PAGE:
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Watch: Iran suffered “double defeat”, says Lord Cameron

By James Gregory
BBC News

The UK joined Israel’s defence against Iran in order to prevent an escalation of the conflict, Lord Cameron has said.

RAF jets intercepted a small number of drones bound for Israel in Iran’s first ever direct attack on its territory.

The foreign secretary told the BBC the attack was a “double defeat” for Iran that could have resulted in thousands of casualties and led to greater escalation had it been successful.

He is urging Israel to be “smart” and “tough” as it considers its response.

Speaking to BBC Radio 4’s Today programme, the former prime minister added that Israel should turn its focus once more to the situation in Gaza and securing a deal to get the hostages home.

“This in many ways has been a double defeat for Iran,” he said.

“Not only was the operation almost wholly unsuccessful – almost all the weapons were shot down – but also in a second defeat the whole world can see… they are the malign influence in the region.”

Lord Cameron added that the UK did not support a retaliatory strike, echoing US President Joe Biden’s comment that Israel should “take the win”.

“Now is the time to be smart as well as tough, a time to think with head as well as heart.”

The UN Secretary General Antonio Guterres and Germany’s foreign minister Annalena Baerbock have also called for calm, while French President Emmanuel Macron said France would do everything possible to avoid what he described as a regional conflagration.

It is unclear how Israel plans to respond, but a member of its war cabinet, Benny Gantz, has said it will “exact a price” when the timing is right.

Prime Minister Rishi Sunak is expected to give further details about British involvement in repelling Iran in the House of Commons on Monday.

Iran launched about 300 weapons at Israel overnight on Saturday and into Sunday, in a widely-anticipated retaliatory attack.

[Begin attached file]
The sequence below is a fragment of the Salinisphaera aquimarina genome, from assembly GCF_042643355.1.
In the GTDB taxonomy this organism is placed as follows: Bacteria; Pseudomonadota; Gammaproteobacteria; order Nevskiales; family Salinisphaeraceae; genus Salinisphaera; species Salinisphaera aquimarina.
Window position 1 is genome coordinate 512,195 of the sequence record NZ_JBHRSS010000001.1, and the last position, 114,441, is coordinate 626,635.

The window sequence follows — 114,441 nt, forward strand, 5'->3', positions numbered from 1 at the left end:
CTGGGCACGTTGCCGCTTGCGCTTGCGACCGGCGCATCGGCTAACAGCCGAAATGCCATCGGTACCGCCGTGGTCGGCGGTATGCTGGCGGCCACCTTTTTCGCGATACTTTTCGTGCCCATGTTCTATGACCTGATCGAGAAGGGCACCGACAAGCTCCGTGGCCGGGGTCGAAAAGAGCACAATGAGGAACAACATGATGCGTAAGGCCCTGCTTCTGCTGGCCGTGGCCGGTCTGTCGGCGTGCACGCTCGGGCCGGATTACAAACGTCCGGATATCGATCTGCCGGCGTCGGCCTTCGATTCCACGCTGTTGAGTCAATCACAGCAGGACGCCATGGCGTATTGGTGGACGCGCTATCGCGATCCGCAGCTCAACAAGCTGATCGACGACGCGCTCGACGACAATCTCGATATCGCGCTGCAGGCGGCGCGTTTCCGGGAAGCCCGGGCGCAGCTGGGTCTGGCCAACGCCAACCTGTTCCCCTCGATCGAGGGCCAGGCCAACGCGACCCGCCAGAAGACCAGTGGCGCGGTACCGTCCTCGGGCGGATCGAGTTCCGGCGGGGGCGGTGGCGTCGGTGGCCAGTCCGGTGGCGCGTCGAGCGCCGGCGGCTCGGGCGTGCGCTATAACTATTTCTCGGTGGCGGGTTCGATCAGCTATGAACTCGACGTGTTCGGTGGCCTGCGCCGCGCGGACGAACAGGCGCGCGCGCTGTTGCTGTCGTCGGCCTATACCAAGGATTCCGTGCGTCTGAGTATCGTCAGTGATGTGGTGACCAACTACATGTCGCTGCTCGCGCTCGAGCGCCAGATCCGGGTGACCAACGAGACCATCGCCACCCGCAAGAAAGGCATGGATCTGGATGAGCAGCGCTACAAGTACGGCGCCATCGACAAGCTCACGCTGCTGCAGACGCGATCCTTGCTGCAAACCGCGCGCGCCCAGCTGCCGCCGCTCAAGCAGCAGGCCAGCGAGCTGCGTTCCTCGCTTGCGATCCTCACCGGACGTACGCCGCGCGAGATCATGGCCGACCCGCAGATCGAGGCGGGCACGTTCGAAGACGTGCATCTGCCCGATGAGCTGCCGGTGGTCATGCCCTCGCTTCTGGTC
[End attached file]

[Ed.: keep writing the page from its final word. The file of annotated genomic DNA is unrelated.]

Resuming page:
Lord Cameron said that included 110 ballistic missiles and 36 cruise missiles.

The Israeli military confirmed it had intercepted the majority of the attacks – mostly outside of Israel’s airspace – with the help of other countries.

Attack drones were intercepted by the RAF in Syrian and Iraqi airspace, where it was already operating with the US as part of the Operation Shader mission against the Islamic State group.

Lord Cameron confirmed the UK’s role was to “backfill” for the US and the RAF had agreed to shoot down Iranian drones if they came through that airspace.

Watch: BBC Verify examines video from Iran’s attack on Israel

The Ministry of Defence has not said how many RAF Typhoons were airborne, nor how many weapons it shot down.

Iran’s attacks come after Tehran vowed to retaliate over a strike on its consulate in Syria on 1 April, which killed seven Islamic Revolutionary Guard Corps officers, including a top commander.

The Iranian government has accused Israel of carrying out that attack, but Israel has neither confirmed nor denied it.

Lord Cameron said the response by Iran was of a “different order” to the consulate strike, adding that the UK acted “entirely in our national interest” by getting involved to avoid further escalation.

Iran and Israel were allies until the Islamic Revolution in 1979, which ushered in an era of tensions between the two nations.

Attacks on Israel up until this point had been conducted through the funding and arming of Iran’s proxies – the Houthis in Yemen, Hezbollah in Lebanon and Hamas in Gaza.

The war in Gaza was triggered after waves of Hamas gunmen stormed across the southern border, killing about 1,200 people and taking more than 250 hostage.

Israel vowed to eliminate Hamas and has launched retaliatory operations in Gaza which have killed more than 33,000 people, including thousands of children, according to the Hamas-run health ministry.

Israeli Prime Minister Benjamin Netanyahu had been coming under increasing international pressure over how his government was handling the conflict, including over allowing more access to aid.

Lord Cameron maintained the UK’s repeated position of Israel’s right to self-defence and said he was focused on bringing about a pause in fighting followed by a sustainable ceasefire.

He said applying an arms embargo, which some have called for, would have looked “ridiculous” in light of the 7 October attacks.

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